I saw one example of this on Monday 26 January, the morning after I appeared on Swedish TV2 in “Agenda”, where I was interviewed about the anti-Semitic things that have happened to me. On Monday, a journalist called Helle Klein who writes in Aftonbladet, wrote “thankfully, there is nothing to suggest that … Jews are harassed by Muslims everywhere – in schools, on the streets, on the subways”. But just the very evening before, on TV, I had talked about exactly these things, about these exact same places. When we visited Stockholm last autumn, I was attacked on the subway because I was wearing my Magen David. My father tried to talk to the guy, who was about 17-18. My dad tried to calm him down and put out his hand to shake hands, saying adults shouldn’t behave in this way. But the guy just stared at him, he was really insulted, and he shouted “Are you mad? I don’t shake hands with any **** Jews!” Nobody on the train said anything. We got off.

The police, who have been really nice and kind when I reported these incidents, say I should hide my Magen David to avoid making trouble. But just think if the problem wasn’t that I was Jewish, but that I was black? I mean, there are lots of idiot racists who hate black people just because they are black. Would the police tell me to hide my black skin just to avoid making trouble? That means we wouldn’t see any black people on the streets – that’s just sick.

Everyone agrees that Nazis are racists. In Sweden, everyone protests loudly against Nazis, but they are quiet when Muslim or Arab racists say and do exactly the same things against Jews. Nobody wants to be accused of being against Muslims, so they stay quiet. I am not against Muslims or any other minorities. My father grew up as part of a small Jewish minority in India, among Muslims and Hindus. He never had any problems there. My mother’s mother was her family’s only survivor after Hitler finished with his terror of Europe’s Jewish minority. She survived Ravensbruck and Auschwitz. In my family we know what it is like to be part of a minority.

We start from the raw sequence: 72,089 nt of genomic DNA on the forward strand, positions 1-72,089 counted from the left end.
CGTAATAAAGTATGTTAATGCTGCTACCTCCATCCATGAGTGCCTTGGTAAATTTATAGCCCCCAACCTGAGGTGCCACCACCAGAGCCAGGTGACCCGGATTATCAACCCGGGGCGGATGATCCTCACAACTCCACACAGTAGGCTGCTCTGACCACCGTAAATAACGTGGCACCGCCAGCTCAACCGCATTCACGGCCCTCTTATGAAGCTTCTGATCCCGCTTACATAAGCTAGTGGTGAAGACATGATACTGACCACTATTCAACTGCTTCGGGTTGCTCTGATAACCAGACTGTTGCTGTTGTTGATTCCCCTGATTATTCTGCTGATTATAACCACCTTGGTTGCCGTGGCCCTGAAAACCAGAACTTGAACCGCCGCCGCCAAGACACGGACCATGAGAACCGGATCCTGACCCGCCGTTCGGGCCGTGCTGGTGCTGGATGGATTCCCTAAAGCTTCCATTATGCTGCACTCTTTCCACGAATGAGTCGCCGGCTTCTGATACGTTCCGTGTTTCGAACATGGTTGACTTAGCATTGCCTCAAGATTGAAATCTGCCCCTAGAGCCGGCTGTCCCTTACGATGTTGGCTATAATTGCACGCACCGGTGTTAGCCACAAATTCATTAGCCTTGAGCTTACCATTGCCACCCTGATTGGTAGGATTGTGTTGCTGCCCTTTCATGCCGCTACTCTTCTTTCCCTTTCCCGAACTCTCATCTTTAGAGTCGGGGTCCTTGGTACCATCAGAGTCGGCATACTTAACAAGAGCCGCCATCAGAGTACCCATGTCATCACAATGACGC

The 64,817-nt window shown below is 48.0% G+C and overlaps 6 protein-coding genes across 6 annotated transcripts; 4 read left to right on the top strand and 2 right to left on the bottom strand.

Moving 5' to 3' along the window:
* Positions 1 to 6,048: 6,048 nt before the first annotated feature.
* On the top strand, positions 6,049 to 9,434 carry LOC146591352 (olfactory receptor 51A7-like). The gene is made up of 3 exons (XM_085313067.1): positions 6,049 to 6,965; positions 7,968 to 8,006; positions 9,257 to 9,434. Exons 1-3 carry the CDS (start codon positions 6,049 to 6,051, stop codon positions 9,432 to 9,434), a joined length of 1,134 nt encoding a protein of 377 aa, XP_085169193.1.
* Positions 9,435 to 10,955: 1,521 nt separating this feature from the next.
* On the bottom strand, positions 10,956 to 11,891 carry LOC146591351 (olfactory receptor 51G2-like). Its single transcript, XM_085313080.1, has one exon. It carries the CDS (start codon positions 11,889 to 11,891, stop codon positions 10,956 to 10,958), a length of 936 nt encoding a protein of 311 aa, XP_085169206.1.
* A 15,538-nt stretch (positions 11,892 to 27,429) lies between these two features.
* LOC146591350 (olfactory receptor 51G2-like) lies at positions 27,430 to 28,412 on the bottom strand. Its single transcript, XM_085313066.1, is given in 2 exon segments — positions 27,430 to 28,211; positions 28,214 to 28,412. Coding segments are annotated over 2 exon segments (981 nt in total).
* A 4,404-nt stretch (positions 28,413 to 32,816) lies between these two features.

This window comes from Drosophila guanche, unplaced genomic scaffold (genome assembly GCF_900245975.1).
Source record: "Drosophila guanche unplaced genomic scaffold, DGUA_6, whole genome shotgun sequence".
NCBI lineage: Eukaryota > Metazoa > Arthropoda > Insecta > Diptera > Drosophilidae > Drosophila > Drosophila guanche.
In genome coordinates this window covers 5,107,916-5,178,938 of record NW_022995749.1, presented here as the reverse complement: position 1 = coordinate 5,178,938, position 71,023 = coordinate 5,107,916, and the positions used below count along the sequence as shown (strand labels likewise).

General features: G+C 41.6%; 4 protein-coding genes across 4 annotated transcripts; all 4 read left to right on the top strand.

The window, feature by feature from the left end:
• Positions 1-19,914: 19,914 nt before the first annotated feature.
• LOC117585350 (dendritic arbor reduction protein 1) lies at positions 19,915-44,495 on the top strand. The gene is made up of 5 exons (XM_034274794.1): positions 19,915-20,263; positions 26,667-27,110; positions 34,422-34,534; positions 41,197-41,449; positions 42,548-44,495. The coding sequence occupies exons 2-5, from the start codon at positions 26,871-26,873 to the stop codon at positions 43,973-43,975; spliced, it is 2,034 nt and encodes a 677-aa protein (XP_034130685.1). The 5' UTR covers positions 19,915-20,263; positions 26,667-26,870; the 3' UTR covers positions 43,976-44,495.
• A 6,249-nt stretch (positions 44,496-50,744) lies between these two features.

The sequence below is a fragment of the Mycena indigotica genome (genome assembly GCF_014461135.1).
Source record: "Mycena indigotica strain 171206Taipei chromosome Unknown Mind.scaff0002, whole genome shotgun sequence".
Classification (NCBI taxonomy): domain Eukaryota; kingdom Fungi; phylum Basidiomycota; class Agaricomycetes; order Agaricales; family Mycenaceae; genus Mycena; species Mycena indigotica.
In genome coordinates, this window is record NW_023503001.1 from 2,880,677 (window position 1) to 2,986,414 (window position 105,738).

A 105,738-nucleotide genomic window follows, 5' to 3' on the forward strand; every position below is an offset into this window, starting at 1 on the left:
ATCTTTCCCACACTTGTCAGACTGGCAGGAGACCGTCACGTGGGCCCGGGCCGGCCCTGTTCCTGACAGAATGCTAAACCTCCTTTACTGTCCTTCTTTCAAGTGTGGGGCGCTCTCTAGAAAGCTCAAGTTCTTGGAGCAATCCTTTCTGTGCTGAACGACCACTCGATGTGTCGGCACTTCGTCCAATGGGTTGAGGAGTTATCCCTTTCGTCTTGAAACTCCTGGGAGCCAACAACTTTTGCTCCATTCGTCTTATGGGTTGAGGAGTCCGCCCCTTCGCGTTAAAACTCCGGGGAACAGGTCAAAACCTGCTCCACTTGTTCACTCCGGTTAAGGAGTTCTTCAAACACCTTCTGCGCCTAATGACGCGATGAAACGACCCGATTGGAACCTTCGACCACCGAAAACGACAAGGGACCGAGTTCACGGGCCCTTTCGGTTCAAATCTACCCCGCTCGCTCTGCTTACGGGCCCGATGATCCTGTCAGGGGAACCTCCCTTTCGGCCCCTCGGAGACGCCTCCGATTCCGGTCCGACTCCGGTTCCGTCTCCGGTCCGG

Here in Sweden, I’ve never ever heard of any Jew walking up to people in the street and threatening them or beating them up just because they are Muslims or Arabs. I think that is because we Jews grew up with the feeling that it is always difficult to be in a minority, so we must always show respect to all other people. I would like to talk to people, instead of having to protect myself from them. In my family this is called showing respect.

Al Ahram scarcely the most objective of commentators

Friday, January 23rd, 2004
In its most recent issue (no. 674, 22-28 Jan.) Al Ahram fired a broadside at Israel’s ambassador to Sweden, Mr Zvi Mazel, who has previously served as his country’s ambassador to Egypt.

The highly respected tone-setting Egyptian weekly took Ambassador Mazel to task, noting that his actions smacked of vandalism against an exhibit that merely “invited spectators to examine the motives of the suicide bomber”.

I would be delighted if Al Ahram were to write another article in a similarly straight-talking vein. This article should invite the Egyptian and wider Arab public to examine the motives and celebrate the fanatics who almost brought the Egyptian tourist industry and thus the entire Egyptian economy to its knees a few years ago with a spate of indiscriminate bombings targeting randomly selected tourists and tourist installations throughout the country. In the interests of even-handedness, I would naturally expect to see an art piece of a similarly controversial nature commissioned by the Government of Egypt and put on display on the premises of the Egyptian Tourism Ministry, while Ministry officials in Arabic defend the artwork’s legitimacy and instruct the country’s security forces to defend the right to freedom of expression through art.

This would make it far easier to agree with Al Ahram’s article in Issue no. 674 and to sympathise with both its tone and intent.

Until then, it might be better to refrain from adding further fuel to an issue that is causing immense pain to the people most closely affected by the scandalous exhibit in Stockholm – Sweden’s Jewish minority who for years have been suffering increasingly overt aggression by extremists nurtured on precisely this kind of encouragement.